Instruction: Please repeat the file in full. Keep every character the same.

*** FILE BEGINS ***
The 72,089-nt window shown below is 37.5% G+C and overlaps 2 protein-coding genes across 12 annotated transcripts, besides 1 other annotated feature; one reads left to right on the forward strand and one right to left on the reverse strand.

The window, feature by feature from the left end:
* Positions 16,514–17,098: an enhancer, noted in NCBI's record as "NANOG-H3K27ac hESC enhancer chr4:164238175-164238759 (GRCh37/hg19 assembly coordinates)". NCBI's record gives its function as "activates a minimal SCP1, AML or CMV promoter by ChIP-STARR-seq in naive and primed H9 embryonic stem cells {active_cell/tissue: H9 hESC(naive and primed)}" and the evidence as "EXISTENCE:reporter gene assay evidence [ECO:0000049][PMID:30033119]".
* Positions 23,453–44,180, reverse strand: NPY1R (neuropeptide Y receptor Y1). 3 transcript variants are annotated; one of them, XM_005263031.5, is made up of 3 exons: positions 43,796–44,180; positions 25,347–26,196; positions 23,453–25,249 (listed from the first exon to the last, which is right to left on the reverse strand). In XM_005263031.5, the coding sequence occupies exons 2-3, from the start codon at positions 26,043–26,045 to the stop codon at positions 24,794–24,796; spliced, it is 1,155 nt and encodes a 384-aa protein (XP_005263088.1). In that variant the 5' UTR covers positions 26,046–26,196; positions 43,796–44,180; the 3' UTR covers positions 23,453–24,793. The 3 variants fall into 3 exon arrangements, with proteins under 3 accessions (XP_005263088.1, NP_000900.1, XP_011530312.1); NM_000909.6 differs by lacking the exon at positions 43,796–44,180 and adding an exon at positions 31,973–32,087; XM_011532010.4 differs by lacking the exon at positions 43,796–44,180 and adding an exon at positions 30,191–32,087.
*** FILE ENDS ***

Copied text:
The 72,089-nt window shown below is 37.5% G+C and overlaps 2 protein-coding genes across 12 annotated transcripts, besides 1 other annotated feature; one reads left to right on the forward strand and one right to left on the reverse strand.

The window, feature by feature from the left end:
* Positions 16,514–17,098: an enhancer, noted in NCBI's record as "NANOG-H3K27ac hESC enhancer chr4:164238175-164238759 (GRCh37/hg19 assembly coordinates)". NCBI's record gives its function as "activates a minimal SCP1, AML or CMV promoter by ChIP-STARR-seq in naive and primed H9 embryonic stem cells {active_cell/tissue: H9 hESC(naive and primed)}" and the evidence as "EXISTENCE:reporter gene assay evidence [ECO:0000049][PMID:30033119]".
* Positions 23,453–44,180, reverse strand: NPY1R (neuropeptide Y receptor Y1). 3 transcript variants are annotated; one of them, XM_005263031.5, is made up of 3 exons: positions 43,796–44,180; positions 25,347–26,196; positions 23,453–25,249 (listed from the first exon to the last, which is right to left on the reverse strand). In XM_005263031.5, the coding sequence occupies exons 2-3, from the start codon at positions 26,043–26,045 to the stop codon at positions 24,794–24,796; spliced, it is 1,155 nt and encodes a 384-aa protein (XP_005263088.1). In that variant the 5' UTR covers positions 26,046–26,196; positions 43,796–44,180; the 3' UTR covers positions 23,453–24,793. The 3 variants fall into 3 exon arrangements, with proteins under 3 accessions (XP_005263088.1, NP_000900.1, XP_011530312.1); NM_000909.6 differs by lacking the exon at positions 43,796–44,180 and adding an exon at positions 31,973–32,087; XM_011532010.4 differs by lacking the exon at positions 43,796–44,180 and adding an exon at positions 30,191–32,087.